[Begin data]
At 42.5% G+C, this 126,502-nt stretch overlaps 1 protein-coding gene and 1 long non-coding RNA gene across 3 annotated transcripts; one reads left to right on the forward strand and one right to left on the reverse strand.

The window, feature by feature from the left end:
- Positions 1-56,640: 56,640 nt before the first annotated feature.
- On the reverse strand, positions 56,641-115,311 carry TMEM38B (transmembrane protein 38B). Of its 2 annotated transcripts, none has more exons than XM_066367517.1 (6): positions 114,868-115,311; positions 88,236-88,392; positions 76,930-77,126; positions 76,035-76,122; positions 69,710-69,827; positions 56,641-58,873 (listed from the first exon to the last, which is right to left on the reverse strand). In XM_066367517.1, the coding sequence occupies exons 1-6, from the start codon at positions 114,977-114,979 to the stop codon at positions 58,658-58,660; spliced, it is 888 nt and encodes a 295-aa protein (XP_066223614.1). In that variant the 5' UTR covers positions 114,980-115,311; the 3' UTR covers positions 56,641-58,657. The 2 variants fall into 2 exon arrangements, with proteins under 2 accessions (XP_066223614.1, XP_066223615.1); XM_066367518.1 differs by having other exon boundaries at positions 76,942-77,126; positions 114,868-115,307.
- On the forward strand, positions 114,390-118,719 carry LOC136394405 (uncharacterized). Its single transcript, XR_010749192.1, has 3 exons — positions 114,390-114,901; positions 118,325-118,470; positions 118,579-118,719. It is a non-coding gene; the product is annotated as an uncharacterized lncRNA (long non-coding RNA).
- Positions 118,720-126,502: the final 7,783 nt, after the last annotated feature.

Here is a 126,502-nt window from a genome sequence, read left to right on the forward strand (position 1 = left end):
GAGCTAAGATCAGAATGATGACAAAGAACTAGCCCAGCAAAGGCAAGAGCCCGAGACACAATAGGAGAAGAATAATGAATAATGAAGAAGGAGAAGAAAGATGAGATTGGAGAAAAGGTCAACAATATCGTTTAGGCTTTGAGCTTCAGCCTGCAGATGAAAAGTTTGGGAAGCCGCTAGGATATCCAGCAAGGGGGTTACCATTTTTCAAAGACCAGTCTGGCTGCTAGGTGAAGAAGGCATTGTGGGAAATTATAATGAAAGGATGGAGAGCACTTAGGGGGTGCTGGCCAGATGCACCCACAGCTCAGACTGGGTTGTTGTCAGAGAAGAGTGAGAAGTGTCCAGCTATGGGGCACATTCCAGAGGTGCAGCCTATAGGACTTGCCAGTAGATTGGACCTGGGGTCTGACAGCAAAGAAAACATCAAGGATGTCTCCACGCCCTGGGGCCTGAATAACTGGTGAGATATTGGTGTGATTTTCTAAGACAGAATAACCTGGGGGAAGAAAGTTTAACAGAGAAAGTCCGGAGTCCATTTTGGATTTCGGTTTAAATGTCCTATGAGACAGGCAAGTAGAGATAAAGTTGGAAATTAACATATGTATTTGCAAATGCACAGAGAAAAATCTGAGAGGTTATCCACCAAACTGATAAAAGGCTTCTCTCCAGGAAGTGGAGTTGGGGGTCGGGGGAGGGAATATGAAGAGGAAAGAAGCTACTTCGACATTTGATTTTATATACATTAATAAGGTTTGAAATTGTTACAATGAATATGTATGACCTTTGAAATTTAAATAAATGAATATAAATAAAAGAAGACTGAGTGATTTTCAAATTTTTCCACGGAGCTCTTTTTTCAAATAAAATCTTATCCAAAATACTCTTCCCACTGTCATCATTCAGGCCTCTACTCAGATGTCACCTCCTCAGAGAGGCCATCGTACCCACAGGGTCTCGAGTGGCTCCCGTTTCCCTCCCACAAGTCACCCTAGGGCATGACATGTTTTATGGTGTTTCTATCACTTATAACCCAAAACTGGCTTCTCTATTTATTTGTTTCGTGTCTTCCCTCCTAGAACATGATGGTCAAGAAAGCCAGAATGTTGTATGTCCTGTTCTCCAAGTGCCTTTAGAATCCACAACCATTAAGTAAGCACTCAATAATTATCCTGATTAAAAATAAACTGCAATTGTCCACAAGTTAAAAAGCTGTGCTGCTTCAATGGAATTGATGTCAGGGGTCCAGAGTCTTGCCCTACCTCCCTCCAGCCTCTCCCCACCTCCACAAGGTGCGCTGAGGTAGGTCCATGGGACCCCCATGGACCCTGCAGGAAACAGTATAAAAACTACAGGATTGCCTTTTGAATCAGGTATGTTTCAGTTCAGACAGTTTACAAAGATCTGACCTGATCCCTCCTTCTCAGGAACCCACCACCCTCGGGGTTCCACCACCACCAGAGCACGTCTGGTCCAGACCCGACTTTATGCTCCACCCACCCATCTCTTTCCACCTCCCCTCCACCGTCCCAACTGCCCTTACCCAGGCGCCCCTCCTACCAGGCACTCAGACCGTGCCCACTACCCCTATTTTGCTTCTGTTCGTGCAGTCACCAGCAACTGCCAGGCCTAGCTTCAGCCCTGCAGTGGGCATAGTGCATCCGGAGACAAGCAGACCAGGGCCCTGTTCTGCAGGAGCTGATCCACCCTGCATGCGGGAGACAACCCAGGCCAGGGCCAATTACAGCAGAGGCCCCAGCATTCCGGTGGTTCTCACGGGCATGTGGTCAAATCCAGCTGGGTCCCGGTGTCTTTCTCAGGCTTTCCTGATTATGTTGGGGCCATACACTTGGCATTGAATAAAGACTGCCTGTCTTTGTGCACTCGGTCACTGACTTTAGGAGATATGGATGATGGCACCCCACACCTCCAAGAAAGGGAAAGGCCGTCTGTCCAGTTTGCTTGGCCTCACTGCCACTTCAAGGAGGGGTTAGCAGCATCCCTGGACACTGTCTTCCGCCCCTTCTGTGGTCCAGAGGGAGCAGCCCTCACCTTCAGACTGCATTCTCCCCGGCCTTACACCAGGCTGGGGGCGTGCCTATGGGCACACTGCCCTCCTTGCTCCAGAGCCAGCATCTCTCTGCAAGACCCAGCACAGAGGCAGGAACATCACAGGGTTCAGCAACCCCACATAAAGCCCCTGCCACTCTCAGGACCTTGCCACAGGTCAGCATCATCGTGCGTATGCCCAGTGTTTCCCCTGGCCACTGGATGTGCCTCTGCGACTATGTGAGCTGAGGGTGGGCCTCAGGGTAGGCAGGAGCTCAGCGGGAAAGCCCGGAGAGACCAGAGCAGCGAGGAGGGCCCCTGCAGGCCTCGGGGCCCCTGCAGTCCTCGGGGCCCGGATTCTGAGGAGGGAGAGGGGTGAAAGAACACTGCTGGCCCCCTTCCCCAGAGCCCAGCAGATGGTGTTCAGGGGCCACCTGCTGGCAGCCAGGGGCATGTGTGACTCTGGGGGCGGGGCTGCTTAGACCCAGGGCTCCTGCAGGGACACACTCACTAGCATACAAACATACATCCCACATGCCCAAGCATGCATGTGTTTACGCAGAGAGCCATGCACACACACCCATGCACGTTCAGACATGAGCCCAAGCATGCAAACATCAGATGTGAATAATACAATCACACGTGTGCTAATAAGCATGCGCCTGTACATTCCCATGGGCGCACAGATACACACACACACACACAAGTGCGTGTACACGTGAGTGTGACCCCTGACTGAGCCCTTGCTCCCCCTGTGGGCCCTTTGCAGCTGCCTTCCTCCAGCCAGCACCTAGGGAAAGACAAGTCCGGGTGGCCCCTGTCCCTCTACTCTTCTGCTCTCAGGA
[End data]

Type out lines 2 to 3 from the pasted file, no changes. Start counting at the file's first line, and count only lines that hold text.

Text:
The window, feature by feature from the left end:
- Positions 1-56,640: 56,640 nt before the first annotated feature.